Jack Garratt probably won’t be watching the Eurovision Song Contest tomorrow night. The memories will be too painful. For it was in this competition, or more specifically, in the UK heats of Junior Eurovision 2005, that a precocious songwriting talent took a real beating.
Today, the Buckinghamshire musician is one of our most inventive new stars, with a well-sculpted hipster beard, a topknot and a mesmerising ability to play several instruments at once in his incredible one-man shows. Then, he was a cocky 14-year-old with a curly afro and a song called The Girl, coming publicly unstuck on ITV2.
He came eighth out of eight, just behind Devil in a Hood by Lizzi M and Groovy Chick by Vicky Gordon. “It was the first song I’d ever written, I had a massive afro. It was the most horrifying experience of my entire life,” he tells me today. “I took it really badly. I was only 14! It was just horrible. But I needed a reality check. I started to write music that I was genuinely proud of.”
He can laugh about it now, because things are going rather well at the moment. After strategic support slots in big venues with Ben Howard and Jessie Ware, he’s just been invited to play arenas around America with Mumford & Sons this summer. On his current headline tour, he’s sold out two nights at Shoreditch’s 700-capacity Village Underground next week, on the back of just two singles. We meet in Brighton, in between his two shows at the city’s Great Escape festival. The first was so oversubscribed, with a line down the street, that when he showed up, the security guards almost wouldn’t let him in.
There’s an increasing demand to see him conjuring intricate, soulful electronica entirely alone – drum stick in one hand, playing keyboards with the left, looping sounds as he plays the electric guitar around his neck, and singing in a rich, wide-ranging voice. As a singer-songwriter who does it all himself, think of him as a cooler Ed Sheeran. “I tried playing with a drummer for a little while,” he says. “We thought it could bring it to another level, but it straight up didn’t work. If anything it was a little less exciting.”
Exciting is the word, especially in the field of electronic music, where you’re often unsure whether any live music is being played at all. Garratt’s gigs feel precarious, as if one finger slip could bring the whole edifice crashing down. Between songs he’s a load of fun too, full of jokes, which may be typical of the attention-seeking schoolboy actor that he was, but is all too rare among laptop musicians.
“I wanted to be an actor, but that was just because I wanted to stand up in front of people so that they had to look at me. I was in every play that I could get into, revelled in getting lead roles, and obviously I had to show off about it forever. But it was the best thing I could have gone through as a kid – to go through a moment where I thought I was incredible and then realise I wasn’t.”
He started taking songwriting more seriously instead. With a primary school music teacher for a mum and an amateur guitarist Police detective for a father, he’d mastered the guitar, piano and drums at a young age. Growing up in Little Chalfont, in quiet countryside but little over half an hour from central London, he began travelling down to open mic nights at 15, performing as an acoustic singer-songwriter.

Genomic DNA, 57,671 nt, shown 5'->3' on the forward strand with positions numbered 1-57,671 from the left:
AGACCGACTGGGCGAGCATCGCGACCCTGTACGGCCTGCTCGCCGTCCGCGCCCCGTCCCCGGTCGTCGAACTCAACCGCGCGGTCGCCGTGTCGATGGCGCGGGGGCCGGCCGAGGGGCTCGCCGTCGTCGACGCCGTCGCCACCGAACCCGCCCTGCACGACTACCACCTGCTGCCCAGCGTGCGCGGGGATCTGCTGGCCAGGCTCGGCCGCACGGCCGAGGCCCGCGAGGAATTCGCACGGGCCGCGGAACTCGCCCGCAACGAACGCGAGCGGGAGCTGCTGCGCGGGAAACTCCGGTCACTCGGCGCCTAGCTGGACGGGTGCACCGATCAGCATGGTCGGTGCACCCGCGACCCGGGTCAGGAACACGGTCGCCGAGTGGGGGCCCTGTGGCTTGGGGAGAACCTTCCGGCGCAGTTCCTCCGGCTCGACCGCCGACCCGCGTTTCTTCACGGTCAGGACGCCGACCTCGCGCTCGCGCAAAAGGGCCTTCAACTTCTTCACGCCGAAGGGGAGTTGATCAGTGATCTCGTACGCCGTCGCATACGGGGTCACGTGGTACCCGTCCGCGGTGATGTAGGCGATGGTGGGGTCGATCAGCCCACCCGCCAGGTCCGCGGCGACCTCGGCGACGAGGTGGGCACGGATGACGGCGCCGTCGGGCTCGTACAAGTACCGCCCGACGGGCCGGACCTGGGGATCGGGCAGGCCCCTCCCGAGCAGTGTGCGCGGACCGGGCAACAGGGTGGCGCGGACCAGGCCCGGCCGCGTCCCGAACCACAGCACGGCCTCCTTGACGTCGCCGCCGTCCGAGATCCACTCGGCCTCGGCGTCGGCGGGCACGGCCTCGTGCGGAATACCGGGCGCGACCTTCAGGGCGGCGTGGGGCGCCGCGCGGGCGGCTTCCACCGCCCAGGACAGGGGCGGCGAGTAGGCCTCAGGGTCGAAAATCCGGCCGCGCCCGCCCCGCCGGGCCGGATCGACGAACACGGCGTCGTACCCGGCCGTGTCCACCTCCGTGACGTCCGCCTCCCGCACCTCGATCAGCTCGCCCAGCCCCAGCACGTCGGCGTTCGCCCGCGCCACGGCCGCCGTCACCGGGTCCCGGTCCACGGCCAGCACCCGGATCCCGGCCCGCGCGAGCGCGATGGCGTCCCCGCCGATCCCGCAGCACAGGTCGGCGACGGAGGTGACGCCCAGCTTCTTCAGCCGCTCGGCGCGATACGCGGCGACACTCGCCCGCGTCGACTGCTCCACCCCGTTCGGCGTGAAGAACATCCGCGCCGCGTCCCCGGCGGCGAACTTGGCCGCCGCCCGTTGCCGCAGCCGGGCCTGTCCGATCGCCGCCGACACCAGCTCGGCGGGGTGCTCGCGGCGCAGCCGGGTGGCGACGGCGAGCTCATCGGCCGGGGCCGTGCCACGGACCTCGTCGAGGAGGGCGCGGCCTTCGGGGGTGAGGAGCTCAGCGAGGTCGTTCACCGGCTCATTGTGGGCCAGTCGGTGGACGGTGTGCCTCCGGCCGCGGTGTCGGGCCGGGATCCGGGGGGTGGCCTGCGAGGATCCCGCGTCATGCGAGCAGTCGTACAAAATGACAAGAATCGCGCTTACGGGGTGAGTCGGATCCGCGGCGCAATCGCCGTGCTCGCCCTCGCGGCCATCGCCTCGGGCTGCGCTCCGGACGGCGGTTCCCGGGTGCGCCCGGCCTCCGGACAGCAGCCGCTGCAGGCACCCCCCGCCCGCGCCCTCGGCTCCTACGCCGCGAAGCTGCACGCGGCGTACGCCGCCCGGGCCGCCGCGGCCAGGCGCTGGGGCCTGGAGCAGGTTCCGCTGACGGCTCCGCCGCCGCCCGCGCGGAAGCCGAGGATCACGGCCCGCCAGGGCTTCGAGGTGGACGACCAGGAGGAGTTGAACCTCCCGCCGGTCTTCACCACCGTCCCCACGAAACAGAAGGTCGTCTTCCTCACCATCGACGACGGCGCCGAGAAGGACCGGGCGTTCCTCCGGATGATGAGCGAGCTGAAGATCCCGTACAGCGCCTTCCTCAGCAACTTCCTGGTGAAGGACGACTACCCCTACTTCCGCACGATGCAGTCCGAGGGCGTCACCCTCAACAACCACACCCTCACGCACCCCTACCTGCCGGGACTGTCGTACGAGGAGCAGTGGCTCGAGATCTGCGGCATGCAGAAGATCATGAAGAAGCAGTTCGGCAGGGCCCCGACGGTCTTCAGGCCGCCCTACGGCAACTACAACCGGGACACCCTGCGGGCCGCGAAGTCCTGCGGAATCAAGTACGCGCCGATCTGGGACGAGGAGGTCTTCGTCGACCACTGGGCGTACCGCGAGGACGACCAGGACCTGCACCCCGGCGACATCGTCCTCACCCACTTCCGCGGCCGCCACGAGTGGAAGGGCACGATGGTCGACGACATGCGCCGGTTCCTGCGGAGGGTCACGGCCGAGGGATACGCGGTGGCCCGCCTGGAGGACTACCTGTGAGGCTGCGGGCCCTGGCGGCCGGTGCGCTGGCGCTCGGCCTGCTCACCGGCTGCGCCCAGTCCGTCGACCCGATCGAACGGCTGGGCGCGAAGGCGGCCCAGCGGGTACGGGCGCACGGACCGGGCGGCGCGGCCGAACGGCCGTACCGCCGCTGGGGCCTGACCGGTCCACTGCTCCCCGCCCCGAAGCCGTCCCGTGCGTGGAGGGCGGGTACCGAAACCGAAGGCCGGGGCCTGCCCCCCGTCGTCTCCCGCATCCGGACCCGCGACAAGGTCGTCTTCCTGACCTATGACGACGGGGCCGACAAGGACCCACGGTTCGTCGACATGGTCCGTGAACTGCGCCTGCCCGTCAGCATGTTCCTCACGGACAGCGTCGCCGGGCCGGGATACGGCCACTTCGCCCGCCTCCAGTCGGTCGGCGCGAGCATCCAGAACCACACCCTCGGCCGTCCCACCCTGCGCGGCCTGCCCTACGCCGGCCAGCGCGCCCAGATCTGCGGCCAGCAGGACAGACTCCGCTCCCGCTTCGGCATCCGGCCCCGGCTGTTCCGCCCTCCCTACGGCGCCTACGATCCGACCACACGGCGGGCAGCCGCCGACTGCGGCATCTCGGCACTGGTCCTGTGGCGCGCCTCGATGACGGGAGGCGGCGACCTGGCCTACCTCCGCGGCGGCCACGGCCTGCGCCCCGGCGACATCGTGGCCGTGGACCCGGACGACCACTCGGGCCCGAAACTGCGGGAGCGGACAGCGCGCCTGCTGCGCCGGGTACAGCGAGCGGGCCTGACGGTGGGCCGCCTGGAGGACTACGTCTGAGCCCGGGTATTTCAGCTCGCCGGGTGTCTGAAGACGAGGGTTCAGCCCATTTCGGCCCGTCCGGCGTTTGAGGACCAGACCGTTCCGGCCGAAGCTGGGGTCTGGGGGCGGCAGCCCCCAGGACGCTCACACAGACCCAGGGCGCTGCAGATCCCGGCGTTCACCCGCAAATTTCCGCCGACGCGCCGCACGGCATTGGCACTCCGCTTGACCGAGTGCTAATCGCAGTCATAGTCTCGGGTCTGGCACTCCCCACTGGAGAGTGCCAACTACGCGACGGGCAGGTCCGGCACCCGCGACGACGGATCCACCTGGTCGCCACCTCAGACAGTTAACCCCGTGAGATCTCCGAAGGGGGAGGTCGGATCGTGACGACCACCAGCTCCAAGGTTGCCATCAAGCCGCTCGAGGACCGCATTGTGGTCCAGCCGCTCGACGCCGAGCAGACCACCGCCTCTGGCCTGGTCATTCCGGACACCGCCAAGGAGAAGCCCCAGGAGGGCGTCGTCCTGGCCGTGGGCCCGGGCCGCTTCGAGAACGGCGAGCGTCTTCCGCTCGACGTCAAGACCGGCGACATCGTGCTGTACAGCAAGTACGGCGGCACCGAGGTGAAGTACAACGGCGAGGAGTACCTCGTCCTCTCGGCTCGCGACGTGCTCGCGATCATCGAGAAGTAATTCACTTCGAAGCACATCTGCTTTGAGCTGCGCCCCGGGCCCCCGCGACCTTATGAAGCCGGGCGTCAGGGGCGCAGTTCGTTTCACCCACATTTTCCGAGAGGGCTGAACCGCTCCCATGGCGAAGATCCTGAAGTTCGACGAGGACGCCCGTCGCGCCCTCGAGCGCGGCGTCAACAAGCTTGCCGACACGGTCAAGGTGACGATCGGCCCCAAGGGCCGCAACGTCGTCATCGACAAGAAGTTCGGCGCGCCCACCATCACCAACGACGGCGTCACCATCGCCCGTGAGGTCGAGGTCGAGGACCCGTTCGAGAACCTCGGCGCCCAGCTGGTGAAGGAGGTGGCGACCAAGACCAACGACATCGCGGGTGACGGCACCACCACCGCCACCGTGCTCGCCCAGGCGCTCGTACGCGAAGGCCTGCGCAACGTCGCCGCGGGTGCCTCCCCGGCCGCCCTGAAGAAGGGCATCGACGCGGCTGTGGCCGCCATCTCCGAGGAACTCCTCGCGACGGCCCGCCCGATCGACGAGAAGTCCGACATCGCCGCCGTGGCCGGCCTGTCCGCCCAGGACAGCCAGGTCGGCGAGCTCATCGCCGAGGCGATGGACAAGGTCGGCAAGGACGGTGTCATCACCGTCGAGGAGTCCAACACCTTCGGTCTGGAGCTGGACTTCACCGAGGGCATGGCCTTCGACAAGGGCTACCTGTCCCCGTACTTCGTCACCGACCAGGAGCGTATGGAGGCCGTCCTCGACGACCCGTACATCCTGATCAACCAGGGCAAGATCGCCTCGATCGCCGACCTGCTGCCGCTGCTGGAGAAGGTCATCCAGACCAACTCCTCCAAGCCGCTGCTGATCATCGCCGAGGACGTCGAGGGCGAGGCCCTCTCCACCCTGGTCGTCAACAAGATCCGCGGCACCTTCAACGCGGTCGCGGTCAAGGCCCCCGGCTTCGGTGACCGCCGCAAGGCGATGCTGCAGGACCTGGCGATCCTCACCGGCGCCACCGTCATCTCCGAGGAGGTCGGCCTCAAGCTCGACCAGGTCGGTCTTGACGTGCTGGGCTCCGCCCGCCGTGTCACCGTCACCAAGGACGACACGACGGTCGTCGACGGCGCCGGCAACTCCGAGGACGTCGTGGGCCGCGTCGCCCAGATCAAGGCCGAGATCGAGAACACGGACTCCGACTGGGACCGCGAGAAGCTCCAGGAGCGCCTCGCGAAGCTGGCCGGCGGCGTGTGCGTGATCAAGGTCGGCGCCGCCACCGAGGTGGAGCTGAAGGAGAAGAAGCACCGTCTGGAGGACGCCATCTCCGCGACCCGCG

He did all right as a folkier type, with Jackson Browne as his chief inspiration, and had interest from record companies. Two years ago, though, he burned his bridges and started again with synths. When he speaks of that time he calls it “the transition”.
“I was writing music that was satisfying other people, rather than what was satisfying me. I became aware that the songs weren’t as good as I hoped they’d be. I had to start from scratch. I went from having about 40 songs to having none. It’s a great feeling to be able to detox like that.”
It sounds like he’s done his best work when he’s managed to keep his teenage ego in check, but it must be hard now that big names are taking notice. Legendary producer Rick Rubin sought him out to profess his admiration. “We got a message from soneone who works with him, saying, ‘Rick Rubin really likes your music and wants to meet with you.’ We were like, ‘Pffft, shove off mate.’ Then a week later I was in Malibu.”
There’s also a story about him turning down an opportunity to jam on stage with Stevie Wonder at last summer’s Calling festival on Clapham Common, but he’s keen to play it down. “He was kidding! I spent two minutes telling him that Hotter Than July is one of the greatest records of all time. He said, ‘Dude, that’s really kind, you should come up and jam with us later.’ He wasn’t serious. I’m not allowing myself to believe that he was.”
Perhaps all these more famous musicians like having him around simply because he’s a likeable guy, full of lively chat over our coffee. For roughly the first year of his rise, all that was in the public domain was one song, a smouldering beauty called I Couldn’t Want You Anyway, and one photo of him, bearded and glowering in a big coat. He was pegged as the new James Blake, the reticent Mercury winner whose mix of soul and electronica has been so influential – so it has been a great surprise to discover that he’s actually full of energy and fun.
“There’s a preconception that I’ll be all moody and angsty: ‘Look at me with my emotions.’ But I don’t like bands who look at their feet. People are there to see the person. That’s what makes it different from listening to the record at home.”
There’s no debut album on the schedule yet but look out for even bigger gigs to be announced soon. “The only reason why I write music is so I can go and play. I love playing so much. It’s where the moment is.” There’ll be plenty more big moments to come this year. Eurovision, you missed out.